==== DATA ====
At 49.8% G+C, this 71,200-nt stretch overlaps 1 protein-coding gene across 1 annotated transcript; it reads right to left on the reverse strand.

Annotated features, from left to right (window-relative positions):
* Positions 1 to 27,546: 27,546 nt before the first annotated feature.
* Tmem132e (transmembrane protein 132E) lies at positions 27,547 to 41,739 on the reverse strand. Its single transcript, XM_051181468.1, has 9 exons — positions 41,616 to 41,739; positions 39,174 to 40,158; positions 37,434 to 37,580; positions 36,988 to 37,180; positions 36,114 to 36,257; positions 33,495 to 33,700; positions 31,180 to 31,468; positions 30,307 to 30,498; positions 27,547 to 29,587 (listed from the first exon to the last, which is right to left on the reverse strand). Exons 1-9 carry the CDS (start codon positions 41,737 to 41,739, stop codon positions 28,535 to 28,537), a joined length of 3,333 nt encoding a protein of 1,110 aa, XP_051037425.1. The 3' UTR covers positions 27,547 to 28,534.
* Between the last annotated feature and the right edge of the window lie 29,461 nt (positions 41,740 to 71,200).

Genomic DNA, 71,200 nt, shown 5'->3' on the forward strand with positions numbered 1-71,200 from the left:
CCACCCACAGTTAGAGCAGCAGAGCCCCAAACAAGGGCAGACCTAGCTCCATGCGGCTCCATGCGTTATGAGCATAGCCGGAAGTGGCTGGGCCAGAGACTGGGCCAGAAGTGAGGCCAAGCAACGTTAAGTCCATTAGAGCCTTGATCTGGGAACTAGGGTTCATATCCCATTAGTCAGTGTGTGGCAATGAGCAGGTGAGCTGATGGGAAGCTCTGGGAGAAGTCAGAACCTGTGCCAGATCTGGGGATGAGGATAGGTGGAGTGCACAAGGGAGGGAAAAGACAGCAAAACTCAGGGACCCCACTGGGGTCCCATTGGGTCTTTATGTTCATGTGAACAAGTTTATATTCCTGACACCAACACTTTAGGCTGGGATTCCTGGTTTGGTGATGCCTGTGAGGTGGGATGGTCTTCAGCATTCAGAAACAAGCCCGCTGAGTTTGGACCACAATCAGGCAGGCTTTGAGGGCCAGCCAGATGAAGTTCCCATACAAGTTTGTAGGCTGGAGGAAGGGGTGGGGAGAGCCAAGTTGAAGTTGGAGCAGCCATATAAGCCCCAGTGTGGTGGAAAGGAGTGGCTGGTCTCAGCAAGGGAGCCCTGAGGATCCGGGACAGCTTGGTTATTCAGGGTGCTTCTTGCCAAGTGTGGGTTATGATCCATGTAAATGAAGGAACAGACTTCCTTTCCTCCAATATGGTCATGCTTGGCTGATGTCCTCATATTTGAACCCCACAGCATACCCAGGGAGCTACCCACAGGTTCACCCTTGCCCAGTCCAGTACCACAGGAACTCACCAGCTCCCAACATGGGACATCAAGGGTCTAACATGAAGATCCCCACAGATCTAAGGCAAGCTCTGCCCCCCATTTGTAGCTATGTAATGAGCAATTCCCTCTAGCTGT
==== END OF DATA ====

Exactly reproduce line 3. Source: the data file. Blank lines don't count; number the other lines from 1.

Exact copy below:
* Positions 1 to 27,546: 27,546 nt before the first annotated feature.